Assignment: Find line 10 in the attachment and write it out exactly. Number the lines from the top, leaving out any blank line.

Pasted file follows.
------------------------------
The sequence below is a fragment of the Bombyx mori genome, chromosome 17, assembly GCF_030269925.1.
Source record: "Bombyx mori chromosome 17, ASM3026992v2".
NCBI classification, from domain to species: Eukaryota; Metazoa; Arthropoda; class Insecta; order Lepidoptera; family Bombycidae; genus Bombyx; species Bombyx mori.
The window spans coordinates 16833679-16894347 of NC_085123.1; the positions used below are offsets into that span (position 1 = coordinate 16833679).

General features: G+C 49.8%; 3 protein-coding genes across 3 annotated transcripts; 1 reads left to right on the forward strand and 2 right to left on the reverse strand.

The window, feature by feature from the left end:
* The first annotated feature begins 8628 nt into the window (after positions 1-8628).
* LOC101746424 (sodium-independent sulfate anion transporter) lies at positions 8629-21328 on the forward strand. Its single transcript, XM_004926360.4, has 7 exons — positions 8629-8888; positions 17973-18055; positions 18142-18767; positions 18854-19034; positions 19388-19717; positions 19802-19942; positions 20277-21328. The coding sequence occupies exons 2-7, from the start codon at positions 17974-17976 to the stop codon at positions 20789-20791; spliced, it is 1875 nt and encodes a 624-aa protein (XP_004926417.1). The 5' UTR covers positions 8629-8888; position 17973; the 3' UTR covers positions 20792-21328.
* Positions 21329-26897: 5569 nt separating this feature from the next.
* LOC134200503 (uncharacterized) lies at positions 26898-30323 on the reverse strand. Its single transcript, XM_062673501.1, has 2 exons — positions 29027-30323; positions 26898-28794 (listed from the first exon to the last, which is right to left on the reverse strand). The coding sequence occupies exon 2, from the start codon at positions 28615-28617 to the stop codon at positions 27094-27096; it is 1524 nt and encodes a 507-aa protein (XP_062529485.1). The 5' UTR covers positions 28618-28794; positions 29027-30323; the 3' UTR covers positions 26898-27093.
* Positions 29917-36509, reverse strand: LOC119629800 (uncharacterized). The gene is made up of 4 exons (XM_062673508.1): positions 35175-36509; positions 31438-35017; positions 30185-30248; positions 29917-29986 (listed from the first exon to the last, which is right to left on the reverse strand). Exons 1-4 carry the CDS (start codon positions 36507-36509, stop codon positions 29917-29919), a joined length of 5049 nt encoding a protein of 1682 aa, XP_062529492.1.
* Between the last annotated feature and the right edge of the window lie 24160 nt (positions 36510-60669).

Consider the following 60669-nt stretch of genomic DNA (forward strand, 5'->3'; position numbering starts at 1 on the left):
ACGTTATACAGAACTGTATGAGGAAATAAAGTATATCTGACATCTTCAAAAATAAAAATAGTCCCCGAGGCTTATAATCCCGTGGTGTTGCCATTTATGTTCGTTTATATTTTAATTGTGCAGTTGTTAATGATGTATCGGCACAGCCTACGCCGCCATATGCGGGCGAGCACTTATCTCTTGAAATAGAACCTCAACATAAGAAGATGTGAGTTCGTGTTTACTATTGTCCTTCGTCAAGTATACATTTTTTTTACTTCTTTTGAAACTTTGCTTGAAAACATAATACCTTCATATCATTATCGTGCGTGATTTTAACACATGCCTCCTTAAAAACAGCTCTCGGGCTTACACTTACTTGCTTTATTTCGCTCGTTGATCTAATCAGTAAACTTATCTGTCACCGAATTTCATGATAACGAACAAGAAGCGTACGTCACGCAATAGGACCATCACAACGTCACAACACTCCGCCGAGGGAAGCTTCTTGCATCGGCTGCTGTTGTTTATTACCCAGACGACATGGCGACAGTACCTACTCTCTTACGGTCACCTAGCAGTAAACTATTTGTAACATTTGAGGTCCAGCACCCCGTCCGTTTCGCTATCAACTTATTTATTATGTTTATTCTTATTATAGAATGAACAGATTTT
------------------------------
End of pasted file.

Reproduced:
* LOC134200503 (uncharacterized) lies at positions 26898-30323 on the reverse strand. Its single transcript, XM_062673501.1, has 2 exons — positions 29027-30323; positions 26898-28794 (listed from the first exon to the last, which is right to left on the reverse strand). The coding sequence occupies exon 2, from the start codon at positions 28615-28617 to the stop codon at positions 27094-27096; it is 1524 nt and encodes a 507-aa protein (XP_062529485.1). The 5' UTR covers positions 28618-28794; positions 29027-30323; the 3' UTR covers positions 26898-27093.